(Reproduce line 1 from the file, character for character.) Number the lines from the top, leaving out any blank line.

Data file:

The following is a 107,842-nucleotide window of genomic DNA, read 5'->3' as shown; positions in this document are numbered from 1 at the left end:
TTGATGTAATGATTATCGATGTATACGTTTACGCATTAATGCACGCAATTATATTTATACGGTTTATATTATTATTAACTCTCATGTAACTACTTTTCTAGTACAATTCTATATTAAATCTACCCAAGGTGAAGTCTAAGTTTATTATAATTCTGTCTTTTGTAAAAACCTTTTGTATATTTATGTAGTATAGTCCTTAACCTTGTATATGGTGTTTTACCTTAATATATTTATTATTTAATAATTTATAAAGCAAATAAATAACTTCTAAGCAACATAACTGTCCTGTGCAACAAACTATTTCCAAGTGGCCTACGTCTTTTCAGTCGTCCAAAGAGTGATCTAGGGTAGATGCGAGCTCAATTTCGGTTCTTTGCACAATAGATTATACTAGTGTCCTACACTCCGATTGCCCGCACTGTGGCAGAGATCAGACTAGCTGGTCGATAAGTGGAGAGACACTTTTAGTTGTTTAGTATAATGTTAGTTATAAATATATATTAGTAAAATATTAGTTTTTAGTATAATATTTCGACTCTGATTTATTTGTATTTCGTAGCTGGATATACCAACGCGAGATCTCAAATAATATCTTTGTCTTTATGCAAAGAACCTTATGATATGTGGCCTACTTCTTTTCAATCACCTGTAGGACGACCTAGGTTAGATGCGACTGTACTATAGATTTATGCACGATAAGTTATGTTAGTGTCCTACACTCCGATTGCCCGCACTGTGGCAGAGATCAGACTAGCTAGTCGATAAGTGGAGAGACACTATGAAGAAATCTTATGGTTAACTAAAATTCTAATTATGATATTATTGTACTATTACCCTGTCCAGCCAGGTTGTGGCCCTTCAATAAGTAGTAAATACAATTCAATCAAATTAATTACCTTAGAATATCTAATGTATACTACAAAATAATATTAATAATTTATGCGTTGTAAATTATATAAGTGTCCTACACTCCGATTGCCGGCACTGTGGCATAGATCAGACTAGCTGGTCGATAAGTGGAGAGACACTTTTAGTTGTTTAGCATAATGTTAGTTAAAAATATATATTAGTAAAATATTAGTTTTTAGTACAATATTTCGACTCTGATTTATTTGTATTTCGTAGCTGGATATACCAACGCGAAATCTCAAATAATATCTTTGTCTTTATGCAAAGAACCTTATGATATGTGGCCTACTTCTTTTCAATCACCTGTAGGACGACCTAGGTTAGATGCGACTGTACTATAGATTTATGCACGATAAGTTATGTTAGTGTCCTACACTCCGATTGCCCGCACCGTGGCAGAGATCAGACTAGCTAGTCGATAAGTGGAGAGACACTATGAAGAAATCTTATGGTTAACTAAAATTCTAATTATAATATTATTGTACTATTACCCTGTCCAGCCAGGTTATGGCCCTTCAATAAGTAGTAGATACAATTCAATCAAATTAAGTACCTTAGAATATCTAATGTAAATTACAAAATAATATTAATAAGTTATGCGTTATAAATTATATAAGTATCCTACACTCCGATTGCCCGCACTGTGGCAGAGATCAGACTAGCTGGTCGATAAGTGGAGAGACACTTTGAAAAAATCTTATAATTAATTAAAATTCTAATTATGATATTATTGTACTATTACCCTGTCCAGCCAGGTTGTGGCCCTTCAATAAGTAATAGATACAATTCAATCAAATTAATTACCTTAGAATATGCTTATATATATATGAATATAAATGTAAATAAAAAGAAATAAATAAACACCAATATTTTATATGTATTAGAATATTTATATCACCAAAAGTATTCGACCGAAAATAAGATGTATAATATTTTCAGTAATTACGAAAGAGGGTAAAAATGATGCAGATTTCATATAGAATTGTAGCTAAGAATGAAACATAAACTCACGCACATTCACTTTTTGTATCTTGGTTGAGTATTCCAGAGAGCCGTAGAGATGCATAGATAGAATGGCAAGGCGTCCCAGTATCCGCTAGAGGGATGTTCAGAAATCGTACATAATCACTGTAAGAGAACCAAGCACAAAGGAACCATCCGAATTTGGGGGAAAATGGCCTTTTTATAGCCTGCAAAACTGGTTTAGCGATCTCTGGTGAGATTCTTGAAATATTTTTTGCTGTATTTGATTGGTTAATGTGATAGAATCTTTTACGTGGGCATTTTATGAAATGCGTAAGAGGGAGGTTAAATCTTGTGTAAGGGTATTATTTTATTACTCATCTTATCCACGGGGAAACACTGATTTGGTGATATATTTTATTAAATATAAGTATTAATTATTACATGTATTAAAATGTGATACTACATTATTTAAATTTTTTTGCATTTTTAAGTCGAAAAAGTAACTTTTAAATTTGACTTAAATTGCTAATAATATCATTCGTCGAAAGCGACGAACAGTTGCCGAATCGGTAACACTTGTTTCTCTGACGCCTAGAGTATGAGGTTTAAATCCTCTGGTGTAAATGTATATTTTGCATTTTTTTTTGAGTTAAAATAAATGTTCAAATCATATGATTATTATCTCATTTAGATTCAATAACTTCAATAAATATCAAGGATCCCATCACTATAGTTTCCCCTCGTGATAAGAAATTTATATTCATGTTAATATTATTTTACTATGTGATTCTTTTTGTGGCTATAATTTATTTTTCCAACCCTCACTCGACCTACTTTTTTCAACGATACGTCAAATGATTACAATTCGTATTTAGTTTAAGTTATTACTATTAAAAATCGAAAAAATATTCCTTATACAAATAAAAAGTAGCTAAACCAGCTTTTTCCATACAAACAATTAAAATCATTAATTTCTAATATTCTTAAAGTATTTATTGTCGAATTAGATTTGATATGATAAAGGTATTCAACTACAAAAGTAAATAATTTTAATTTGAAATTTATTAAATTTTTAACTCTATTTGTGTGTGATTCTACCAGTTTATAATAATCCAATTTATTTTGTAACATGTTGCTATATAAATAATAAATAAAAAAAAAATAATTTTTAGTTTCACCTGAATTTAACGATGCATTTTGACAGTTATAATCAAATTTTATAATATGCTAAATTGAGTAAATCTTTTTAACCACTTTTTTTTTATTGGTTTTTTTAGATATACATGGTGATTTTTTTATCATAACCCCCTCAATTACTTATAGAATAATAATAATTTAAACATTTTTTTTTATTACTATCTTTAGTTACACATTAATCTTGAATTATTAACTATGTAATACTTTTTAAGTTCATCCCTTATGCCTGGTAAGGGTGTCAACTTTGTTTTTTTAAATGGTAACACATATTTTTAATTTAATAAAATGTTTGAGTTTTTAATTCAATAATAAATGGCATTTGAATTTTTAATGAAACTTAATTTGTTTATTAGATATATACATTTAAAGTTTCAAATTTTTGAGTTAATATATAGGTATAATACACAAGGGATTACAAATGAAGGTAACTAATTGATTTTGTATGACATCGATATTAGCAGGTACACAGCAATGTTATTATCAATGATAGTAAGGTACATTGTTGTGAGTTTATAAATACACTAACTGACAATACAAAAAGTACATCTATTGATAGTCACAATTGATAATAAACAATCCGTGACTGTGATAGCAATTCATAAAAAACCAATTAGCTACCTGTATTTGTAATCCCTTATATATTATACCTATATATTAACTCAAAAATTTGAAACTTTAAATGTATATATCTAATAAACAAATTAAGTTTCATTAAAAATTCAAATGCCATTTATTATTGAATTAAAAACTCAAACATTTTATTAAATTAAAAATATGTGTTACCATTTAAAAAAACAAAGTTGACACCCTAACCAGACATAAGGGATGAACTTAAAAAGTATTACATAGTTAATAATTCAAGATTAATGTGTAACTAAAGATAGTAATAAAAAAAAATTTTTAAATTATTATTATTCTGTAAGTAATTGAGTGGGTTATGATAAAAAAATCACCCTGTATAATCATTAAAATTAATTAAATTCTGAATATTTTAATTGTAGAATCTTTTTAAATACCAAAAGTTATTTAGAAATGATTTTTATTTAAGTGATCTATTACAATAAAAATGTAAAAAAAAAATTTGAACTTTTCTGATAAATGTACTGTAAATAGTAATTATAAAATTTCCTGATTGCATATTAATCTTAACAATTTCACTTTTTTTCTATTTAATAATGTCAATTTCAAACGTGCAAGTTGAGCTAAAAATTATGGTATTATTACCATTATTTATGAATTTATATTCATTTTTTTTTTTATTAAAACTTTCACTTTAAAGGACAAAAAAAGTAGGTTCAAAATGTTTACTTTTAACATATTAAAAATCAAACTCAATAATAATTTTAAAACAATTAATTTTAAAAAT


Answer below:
The following is a 107,842-nucleotide window of genomic DNA, read 5'->3' as shown; positions in this document are numbered from 1 at the left end: